High-speed Internet service arrived at our home this week. We’re only one decade late for the 21st century, and the rejoicing has reached the heavens.
We live in a mostly rural county of about 35,000 people, and for most of us the only alternative to dial-up is satellite service, which is high-speed but not as fast as cable broadband. Satellite is also unreliable in bad weather and very expensive.
My family’s digital leap forward came thanks to a local wireless company that started several years ago to provide high-speed business access for some of our big farmers. They began by putting transmitters atop grain silos, offering free service to the silo owner in lieu of rent. Now they have some real towers, and one of them can hit our hilltop home. If we lived in a valley, we’d still be out of luck.
All of this is not just a personal problem. Almost 10 percent of the U.S. population still has only dial-up, which, at this point, is almost unusable for anything except text e-mail. Add in the folks with no Internet connection at all, and you have one-fourth of our people left in the digital ditch. Those folks are not just missing the piano-playing cat on YouTube. The disconnected are also, for example, unable to take online college classes or download many public documents that are no longer readily available in print. And, increasingly, they simply don’t know what is being talked about during election campaigns that are often driven by online video postings.
The Obama administration came to power promising to fix this problem. And they made an excellent start by putting $7.2 billion in the stimulus bill to subsidize broadband access. But as of February only $300 million has been awarded. The obstacle to progress here is not bureaucratic inefficiency or political interference. It’s corporate greed.
First, the big telecom companies (AT&T, Verizon, Comcast, etc.)—the only entities that could get this job done on the scale needed—have refused to apply for stimulus contracts. That’s because the rules of the program require “net neutrality,” meaning the new broadband networks created with stimulus help (cable or wireless) must be open to all potential users without restriction. For instance, under net neutrality, a large cable TV provider such as Comcast could not force its broadband customers to download movies from its own service by blocking its competitors’ Web sites.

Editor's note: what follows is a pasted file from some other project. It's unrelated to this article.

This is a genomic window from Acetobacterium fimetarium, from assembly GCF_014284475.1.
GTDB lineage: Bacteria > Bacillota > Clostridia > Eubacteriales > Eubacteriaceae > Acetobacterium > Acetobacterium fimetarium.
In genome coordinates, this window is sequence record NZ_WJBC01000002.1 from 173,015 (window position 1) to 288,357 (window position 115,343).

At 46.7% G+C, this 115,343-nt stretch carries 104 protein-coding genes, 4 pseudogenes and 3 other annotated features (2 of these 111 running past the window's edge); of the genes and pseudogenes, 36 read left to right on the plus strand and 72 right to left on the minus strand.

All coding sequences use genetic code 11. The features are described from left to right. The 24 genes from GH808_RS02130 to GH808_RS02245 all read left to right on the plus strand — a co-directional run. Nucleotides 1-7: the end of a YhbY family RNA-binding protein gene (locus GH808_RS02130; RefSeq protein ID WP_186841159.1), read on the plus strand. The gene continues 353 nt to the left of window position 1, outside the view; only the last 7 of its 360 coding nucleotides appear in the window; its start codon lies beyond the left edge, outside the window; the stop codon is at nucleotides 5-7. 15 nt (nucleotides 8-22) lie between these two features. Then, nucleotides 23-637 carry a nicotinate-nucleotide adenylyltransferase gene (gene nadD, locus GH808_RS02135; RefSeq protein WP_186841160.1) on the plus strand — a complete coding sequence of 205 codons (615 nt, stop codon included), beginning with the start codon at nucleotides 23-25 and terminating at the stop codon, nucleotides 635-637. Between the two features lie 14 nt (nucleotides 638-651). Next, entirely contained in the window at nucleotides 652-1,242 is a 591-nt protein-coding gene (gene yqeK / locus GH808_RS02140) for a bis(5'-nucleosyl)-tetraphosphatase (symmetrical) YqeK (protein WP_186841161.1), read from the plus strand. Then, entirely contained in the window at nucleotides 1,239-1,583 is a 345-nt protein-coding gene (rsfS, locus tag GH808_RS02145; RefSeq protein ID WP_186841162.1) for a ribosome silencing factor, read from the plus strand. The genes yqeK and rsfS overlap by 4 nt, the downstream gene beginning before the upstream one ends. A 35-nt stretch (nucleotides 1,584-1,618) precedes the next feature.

To oversimplify only slightly, Big Telecom is prepared to write off a quarter of our citizenry just to protect its power to control and meter the information spigot.
And that’s not all. Those same companies that have refused to participate in broadening high-speed access are also trying to stop relatively small, community-based, public-private partnerships from filling the gap. The biggest corporate Internet provider in the state of Maine, for instance, is promoting state legislation to prohibit the University of Maine from providing resources for a rural broadband project.
Meanwhile, Comcast has filed a complaint aimed at blocking a stimulus broadband grant to the city of Philadelphia and a coalition of community groups. If funded, the Philadelphia project would provide more computers for public libraries and neighborhood centers and create wireless hot spots in outdoor public spaces. Comcast claims this would constitute unfair government competition, since they are already providing broadband to Philadelphians who can afford it.
So far, the Philadelphia project has not been funded. And given the Obama administration’s growing record of caving to corporate power (the banks, the health insurance companies, Big Pharma, etc.), the folks in Philly better not hold their collective breath.
Danny Duncan Collum, a Sojourners contributing writer, teaches writing at Kentucky State University in Frankfort, Kentucky.